In mijn vorige bijdrage aan Shells & Pebbles, getiteld ‘why do you write?’, schreef ik over een ingezonden brief die onder diezelfde kop in 1976 werd gepubliceerd in The Lancet. De auteur, de Ierse arts J.B. Healy, vroeg zich daarin af waarom er zo ‘monsterlijk’ veel artikelen in medische tijdschriften werden gepubliceerd. Was het hoofddoel nieuwe kennis te verspreiden en de geneeskunde te verbeteren? Of ging het primair om het publiceren van zoveel mogelijk papers, in het belang van de auteur(s) zelf? Om deze vragen te kunnen beantwoorden deed Healy het voorstel om voor de periode van een jaar een moratorium in te stellen ‘on the appending of authors’ names and of the names of hospitals to articles in medical journals.’ Mocht vervolgens blijken dat er veel minder artikelen zouden worden aangeboden aan tijdschriftredacties, dan zou de medisch-wetenschappelijke gemeenschap ‘zichzelf ontmaskerd hebben’, aldus Healy.
Every scientific discipline has its famous experiments. The case is no different for psychology. In the company of famous psychological experiments, one study is often mentioned as the fulcrum of the behaviorist revolution of American psychology – the story of a little boy named Albert and the attempt to teach him fear.
Maps contain lots of information in a condensed and abstract visual format. We trust maps to depict reality, and we trust that they are produced with scientific rigor. But as the fairly recent case of a “phantom island” in the Coral Sea shows, maps can contain false information, even in the age of satellite imagery. A historical perspective on the way geographical data was communicated in the past helps to understand how such false information got reproduced and eventually found its way from the late 18th century into Google Maps.
Of all sports horses competing at the most recent Olympic Games, 30 % were Dutch-bred. And of the ten gold medals available, five were awarded to horses from the Netherlands.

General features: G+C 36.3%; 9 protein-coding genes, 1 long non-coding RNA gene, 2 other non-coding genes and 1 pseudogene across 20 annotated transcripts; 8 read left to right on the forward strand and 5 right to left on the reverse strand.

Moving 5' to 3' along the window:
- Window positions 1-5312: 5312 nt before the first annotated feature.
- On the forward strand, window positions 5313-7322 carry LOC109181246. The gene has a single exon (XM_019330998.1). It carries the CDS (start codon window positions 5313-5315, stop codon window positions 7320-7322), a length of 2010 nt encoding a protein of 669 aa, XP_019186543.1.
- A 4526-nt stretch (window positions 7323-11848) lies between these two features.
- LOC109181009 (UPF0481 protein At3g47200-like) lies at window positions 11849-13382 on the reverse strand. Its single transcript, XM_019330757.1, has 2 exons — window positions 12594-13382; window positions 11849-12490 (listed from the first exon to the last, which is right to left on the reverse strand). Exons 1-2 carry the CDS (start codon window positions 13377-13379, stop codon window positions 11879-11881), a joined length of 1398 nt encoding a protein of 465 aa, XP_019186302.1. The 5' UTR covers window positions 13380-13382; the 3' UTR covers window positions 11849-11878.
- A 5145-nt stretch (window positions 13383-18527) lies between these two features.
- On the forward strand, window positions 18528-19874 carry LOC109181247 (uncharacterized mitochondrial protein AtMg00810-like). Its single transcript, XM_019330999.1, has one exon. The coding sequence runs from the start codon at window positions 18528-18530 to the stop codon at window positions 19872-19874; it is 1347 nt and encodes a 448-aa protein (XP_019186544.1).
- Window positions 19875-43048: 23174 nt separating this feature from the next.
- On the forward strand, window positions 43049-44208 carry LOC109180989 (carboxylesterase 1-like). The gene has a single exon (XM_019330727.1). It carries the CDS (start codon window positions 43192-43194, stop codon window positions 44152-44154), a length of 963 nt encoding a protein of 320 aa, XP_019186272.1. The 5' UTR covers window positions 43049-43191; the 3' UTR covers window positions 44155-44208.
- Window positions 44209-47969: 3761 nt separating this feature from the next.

This is a remarkable achievement, considering that the Dutch do not have a long tradition in horse breeding like the Germans, the English and the French. Especially France and Germany, which had state-sponsored studs for centuries, have long been in the lead in sports such as show jumping and dressage, while England has been famous for its Thoroughbred racing horses since the late eighteenth century.
On the Sunday before Christmas, I bike to the UCLA campus in Westwood for the last time. Out of breath and full of sweat after climbing the hill in a boringly radiant sun, I find professor Norton Wise waiting for me outside Bunche Hall. With a special key he activates the elevator, which takes us to the sixth floor and his office. The quarter has already ended, the campus is deserted, but the climate control still runs full power. Under these circumstances, Wise and I speak about sources, philosophy and himself in the history of science. Norton Wise was previously director of the history of science program at Princeton University, and returned to University of California, Los Angeles (UCLA) in 2000 to become Distinguished Professor in History and soon Co-Director of the Institute for Society and Genetics (until 2011).
“Goedemiddag, ik had zeven boeken aangevraagd, ik weet niet of ze er al zijn?”